The stock market isn't the only thing that can shrink your retirement funds. From advisory fees to trading costs, the fees siphoned from your retirement account could add up to 3 percent, and even 5 percent of your account assets annually, says Daniel Solin, author of "The Smartest 401(k) Book You'll Ever Read." For investors, these seemingly modest fees add up to big bucks.
Just a 1 percentage point difference in fees can dramatically reduce the size of your nest egg over time. For example, a worker who saves $5,000 a year for 35 years and earns an annualized 8 percent return net of fees would end up with $861,584 -- versus $691,184 for someone who earns 7 percent after fees. That amounts to a 25 percent reduction in wealth for the worker with higher fees. While Congress is currently considering legislation that would require greater fee disclosure and the inclusion of a low-cost index fund option in a 401(k) plan, right now most plan holders have to dig deeply to find out how much they're forking over -- and they still may not know despite their due diligence.
To make sure your plan pays off, take these steps to try reducing or eliminating five of these fees.
The Investment Company Institute, a Washington D.C.-based nonprofit that represents the mutual fund industry, reports that three fees comprise approximately three-quarters of the total expenses in 401(k) plans: administrative, investment management and distribution fees.
Also known as account maintenance charges, administrative fees pay bookkeepers, trustees and legal advisers that keep your account running. While almost every major type of retirement vehicle (including IRAs) comes with some plan administration fee, Mike Alfred, co-founder of the retirement plan rating company BrightScope, says savers rarely know how much they're paying.
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"If a plan is outside a 401(k), you can usually see what fees you're paying," says Alfred. "If you're in a 401(k), it's virtually impossible for the average consumer to get data on what administrative fees they're paying because companies aren't required to disclose that information."
According to the Investment Company Institute, the median fee for administrative, recordkeeping and investment-related services on 401(k) plans is 0.72 percent of total assets -- approximately $346 per year for the average 401(k) participant. One out of every 10 plans charges 1.72 percent or higher.
While one in four employers foot that bill on company-sponsored plans, according to a study by Hewitt Associates, most workers pay up themselves.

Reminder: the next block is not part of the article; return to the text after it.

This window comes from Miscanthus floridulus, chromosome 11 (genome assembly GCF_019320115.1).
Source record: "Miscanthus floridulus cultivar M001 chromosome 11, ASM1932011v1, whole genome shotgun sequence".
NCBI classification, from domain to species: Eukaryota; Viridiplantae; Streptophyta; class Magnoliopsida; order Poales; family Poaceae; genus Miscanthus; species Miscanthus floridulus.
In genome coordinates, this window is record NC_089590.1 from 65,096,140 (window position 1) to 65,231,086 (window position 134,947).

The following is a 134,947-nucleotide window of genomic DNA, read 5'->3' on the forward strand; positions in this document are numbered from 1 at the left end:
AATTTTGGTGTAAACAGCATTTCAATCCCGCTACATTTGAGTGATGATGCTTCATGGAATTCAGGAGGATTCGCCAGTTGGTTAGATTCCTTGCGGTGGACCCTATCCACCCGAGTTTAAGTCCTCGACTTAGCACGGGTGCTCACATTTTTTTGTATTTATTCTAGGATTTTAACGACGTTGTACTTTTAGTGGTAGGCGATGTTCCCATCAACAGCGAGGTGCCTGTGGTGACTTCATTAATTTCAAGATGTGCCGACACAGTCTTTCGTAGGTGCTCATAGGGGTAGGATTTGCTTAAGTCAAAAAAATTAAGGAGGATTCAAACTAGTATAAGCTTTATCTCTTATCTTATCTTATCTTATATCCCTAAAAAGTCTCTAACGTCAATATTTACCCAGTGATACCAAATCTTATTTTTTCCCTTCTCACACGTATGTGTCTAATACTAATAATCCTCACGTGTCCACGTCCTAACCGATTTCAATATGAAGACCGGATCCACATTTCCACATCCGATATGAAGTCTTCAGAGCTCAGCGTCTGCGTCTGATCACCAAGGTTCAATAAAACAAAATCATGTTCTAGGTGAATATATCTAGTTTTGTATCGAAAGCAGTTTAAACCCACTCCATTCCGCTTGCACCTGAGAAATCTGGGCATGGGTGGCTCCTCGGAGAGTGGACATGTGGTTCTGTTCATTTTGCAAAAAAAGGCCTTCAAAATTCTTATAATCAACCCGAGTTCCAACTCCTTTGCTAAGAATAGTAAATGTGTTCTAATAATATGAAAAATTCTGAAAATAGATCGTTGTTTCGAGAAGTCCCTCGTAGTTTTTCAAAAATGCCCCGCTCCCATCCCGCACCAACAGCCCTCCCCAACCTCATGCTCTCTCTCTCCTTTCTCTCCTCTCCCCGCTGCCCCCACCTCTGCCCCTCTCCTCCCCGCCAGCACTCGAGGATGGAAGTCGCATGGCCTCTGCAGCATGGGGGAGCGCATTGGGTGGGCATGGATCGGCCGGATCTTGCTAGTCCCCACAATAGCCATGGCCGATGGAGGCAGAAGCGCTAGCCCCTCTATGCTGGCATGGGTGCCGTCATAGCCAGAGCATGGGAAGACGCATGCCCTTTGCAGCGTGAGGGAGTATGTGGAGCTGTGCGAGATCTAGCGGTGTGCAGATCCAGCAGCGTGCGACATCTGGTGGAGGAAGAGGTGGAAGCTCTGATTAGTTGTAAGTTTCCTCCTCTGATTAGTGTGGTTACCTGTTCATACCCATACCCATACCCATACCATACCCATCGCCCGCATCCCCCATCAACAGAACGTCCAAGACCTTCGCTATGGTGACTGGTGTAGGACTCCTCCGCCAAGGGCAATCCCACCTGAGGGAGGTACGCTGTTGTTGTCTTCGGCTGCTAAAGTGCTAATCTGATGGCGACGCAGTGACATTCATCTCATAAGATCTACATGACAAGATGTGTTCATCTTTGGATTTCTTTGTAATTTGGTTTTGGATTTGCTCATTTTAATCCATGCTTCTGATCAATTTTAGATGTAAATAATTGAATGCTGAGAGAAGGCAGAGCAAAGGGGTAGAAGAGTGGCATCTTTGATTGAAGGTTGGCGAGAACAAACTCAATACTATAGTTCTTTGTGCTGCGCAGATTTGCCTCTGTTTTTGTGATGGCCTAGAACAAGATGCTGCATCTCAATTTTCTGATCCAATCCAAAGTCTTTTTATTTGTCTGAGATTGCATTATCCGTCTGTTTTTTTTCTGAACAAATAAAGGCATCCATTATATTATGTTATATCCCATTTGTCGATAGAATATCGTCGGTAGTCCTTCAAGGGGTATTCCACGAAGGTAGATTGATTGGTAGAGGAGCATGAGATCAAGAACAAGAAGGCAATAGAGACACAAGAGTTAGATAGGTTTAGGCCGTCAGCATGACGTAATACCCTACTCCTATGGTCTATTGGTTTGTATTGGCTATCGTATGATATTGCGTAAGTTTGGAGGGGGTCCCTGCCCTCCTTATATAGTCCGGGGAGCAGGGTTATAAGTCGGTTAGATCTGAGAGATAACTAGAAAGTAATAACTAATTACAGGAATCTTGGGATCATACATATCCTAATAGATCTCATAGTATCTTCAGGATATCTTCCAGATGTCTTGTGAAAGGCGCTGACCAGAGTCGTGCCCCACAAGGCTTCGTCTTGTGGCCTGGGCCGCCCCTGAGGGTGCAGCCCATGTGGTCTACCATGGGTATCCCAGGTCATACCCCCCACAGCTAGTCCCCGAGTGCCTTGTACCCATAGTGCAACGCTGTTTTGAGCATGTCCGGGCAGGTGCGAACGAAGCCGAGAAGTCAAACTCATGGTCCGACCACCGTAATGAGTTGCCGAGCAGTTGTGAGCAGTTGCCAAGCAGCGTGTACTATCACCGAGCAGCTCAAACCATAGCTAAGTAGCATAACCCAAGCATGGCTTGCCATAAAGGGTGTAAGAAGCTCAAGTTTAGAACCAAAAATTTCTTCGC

To make sure your administration fees are at or below average, Alfred recommends talking to your human resources representative. Employees may be able to compare their company's 401(k) investment and administrative fees to that of competitor companies at Brightscope.com.
Also called investment advisory fees, management fees pay those who operate the mutual funds in which you invest your money. According to Solin, the amount you pay in management fees depends largely on how much management your specific investments require. Actively managed funds that employ live experts to personally choose stocks in hopes of gaining higher returns generally charge significantly more than passively managed index funds that mimic such benchmarks as the Standard & Poor's 500.
"Index funds usually have fees around 0.25 percent, but the fees for actively managed funds average 1.5 percent," says Solin. "That's a big difference."
Solin adds that actively managed funds usually don't perform better than their cheaper index counterparts. A 2008 study by Standard & Poor's Index Services reveals that the S&P 500 outperformed three out of every four actively managed funds during the previous five years.
While workers in company-sponsored plans that offer index funds can smoothly transfer their money into these funds, some plans don't offer index funds. Workers may want to consider lobbying their employers to add passively managed options to their lineup.
"Complain to the human resources department and say, 'Why do we have a plan that is populated with funds that history tells us will underperform index funds?'" says Solin.
As noted earlier, Congress may soon require companies to include at least one low-cost index fund in their plans.